Share your stuff. Don’t be afraid to share it. You’re going to screw up. You’re going to stumble. You’re going to misspell. They’re going to get numbers off. That’s okay. You’re doing more than anybody else. If you remember, we were all growing up your teachers were always leaning on you if you were the first one to go. If you were the first that got out, you could screw up on stuff but the fact that you were first, you always had that curve. You always got a better grade because of that. It’s the same thing.
People will give you leeway on goofing up stuff and things not being perfect because if you keep doing it consistently, they’re going to see you start to polish. They can see your emails and your video start looking sharper. They’re like, “I like this. They’ve got some good stuff.” Rome wasn’t built in a day and a perfect pitch deck wasn’t built in a day. It was built over time by putting things in place and connecting with people.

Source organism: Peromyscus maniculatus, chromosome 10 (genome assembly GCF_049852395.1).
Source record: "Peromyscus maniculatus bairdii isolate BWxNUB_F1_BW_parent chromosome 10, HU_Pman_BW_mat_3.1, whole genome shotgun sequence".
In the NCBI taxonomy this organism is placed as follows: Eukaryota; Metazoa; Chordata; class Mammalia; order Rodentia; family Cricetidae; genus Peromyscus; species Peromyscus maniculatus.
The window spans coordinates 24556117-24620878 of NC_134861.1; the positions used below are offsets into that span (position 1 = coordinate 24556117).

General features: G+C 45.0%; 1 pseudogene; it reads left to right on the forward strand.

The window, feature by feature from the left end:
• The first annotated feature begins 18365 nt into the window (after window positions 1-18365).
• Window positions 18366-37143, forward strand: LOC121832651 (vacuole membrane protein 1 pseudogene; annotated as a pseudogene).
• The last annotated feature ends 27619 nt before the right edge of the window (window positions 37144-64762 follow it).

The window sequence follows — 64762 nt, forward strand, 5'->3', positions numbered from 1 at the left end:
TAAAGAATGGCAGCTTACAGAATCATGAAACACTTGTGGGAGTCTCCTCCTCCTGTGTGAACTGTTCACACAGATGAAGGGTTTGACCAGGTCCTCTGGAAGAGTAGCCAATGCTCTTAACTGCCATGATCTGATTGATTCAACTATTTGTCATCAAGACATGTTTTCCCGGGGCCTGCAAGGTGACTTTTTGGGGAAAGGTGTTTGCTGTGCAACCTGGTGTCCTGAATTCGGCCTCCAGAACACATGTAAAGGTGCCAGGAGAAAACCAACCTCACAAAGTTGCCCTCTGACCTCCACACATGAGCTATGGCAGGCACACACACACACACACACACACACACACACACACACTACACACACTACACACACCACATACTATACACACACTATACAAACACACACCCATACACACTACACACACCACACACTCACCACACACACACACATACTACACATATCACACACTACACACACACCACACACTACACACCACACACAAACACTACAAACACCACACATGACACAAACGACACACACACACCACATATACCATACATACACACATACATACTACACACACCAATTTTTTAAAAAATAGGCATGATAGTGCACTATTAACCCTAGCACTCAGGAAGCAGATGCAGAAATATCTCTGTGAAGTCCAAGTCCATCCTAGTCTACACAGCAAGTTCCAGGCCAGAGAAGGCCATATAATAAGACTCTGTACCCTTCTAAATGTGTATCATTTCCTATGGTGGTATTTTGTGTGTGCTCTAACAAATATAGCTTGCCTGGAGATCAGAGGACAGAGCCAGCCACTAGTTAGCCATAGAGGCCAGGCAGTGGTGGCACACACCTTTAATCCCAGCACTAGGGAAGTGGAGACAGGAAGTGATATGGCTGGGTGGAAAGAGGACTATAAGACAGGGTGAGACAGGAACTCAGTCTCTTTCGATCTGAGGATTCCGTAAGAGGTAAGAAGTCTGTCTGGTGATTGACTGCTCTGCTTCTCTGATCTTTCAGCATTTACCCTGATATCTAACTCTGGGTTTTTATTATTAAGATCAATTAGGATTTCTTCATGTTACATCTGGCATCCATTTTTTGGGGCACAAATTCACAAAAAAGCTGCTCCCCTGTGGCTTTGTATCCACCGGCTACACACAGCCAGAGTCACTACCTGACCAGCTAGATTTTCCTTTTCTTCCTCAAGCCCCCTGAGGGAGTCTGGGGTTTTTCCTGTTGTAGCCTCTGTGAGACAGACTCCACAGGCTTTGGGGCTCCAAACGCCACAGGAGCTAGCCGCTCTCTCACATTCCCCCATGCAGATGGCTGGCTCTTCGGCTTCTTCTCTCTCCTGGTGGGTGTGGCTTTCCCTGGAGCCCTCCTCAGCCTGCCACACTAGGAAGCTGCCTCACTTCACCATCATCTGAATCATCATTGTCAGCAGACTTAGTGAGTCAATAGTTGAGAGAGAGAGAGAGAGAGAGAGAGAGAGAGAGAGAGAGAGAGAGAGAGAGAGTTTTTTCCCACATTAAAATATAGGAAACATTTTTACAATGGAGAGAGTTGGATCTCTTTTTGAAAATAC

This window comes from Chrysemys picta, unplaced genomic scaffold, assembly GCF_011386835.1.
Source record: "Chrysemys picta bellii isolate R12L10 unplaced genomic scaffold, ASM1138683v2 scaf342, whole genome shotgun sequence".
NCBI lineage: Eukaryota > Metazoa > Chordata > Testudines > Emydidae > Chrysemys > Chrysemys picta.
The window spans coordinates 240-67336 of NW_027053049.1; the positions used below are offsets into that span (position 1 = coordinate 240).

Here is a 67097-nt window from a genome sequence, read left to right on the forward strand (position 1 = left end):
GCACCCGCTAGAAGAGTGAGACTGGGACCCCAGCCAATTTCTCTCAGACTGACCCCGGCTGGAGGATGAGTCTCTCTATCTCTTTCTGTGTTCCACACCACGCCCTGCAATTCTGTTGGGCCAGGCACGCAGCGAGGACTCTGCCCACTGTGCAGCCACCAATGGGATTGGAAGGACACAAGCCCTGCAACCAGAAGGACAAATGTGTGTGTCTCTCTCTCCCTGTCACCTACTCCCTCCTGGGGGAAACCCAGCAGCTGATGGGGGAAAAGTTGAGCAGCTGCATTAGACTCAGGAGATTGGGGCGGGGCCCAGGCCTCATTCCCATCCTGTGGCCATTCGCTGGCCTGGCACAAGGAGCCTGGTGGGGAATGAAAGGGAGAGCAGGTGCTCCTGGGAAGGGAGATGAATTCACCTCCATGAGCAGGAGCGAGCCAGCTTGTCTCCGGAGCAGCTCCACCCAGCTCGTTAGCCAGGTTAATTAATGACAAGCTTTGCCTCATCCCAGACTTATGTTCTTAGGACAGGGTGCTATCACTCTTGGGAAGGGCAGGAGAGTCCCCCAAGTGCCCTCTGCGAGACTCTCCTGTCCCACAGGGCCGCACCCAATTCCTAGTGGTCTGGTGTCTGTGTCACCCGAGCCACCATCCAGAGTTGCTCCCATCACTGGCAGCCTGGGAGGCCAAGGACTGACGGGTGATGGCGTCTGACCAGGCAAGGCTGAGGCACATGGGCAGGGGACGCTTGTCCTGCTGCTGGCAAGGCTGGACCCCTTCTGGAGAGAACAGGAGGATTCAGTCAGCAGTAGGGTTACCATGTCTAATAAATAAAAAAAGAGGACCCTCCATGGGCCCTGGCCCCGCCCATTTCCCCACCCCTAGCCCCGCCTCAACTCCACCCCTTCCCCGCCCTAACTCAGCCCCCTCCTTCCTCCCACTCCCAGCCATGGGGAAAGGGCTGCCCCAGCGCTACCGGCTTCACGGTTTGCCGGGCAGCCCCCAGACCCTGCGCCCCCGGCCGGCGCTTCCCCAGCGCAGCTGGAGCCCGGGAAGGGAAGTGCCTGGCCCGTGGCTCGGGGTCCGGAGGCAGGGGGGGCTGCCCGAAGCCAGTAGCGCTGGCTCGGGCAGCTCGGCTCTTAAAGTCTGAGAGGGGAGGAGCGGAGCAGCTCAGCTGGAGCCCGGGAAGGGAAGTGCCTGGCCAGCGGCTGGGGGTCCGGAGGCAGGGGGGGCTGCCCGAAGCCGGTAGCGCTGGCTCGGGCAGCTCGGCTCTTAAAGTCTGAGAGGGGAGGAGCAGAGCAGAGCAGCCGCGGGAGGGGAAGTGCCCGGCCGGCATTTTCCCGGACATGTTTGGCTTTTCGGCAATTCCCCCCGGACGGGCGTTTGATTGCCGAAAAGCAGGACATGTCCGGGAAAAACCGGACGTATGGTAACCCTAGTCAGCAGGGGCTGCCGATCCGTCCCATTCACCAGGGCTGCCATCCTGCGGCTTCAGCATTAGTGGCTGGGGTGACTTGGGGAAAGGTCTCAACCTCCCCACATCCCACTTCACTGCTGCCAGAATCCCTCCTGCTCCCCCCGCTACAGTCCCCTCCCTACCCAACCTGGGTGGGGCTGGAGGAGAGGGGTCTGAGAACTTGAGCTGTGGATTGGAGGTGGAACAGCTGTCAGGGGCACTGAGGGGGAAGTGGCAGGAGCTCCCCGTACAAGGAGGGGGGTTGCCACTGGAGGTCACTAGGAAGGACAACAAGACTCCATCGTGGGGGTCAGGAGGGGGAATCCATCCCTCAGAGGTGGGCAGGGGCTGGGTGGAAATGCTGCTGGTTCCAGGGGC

The beautiful thing is when these people are looking and sharing this stuff. You do have a deal that you need to get funding, you have something on that and then you send that email out, which is the 4th or 5th contact not the first, “Fund my stuff. Buy my stuff. I know we connected ten seconds ago on LinkedIn but I need your $100,000 to fund a project in Ghana.” I don’t even know you. What’s the big thing is these guys that are personal trainers, “How’s your workout fitness? I can put a fitness plan together for you.” I don’t know you. You’re in Chicago or Timbuktu.
Ladies, I know you’ve been dealing that with guys and pervert stuff for years. The idea is these dusters leading people to pick up the phone. They end up calling you and leaving those viable phone calls. Where it’s like, “I already know what you do. Let’s talk about a deal. Let’s talk about the deal that you send out. I already know what you’re doing. I followed you for 3 months, 6 months, or 3 weeks. I love what you’re doing.”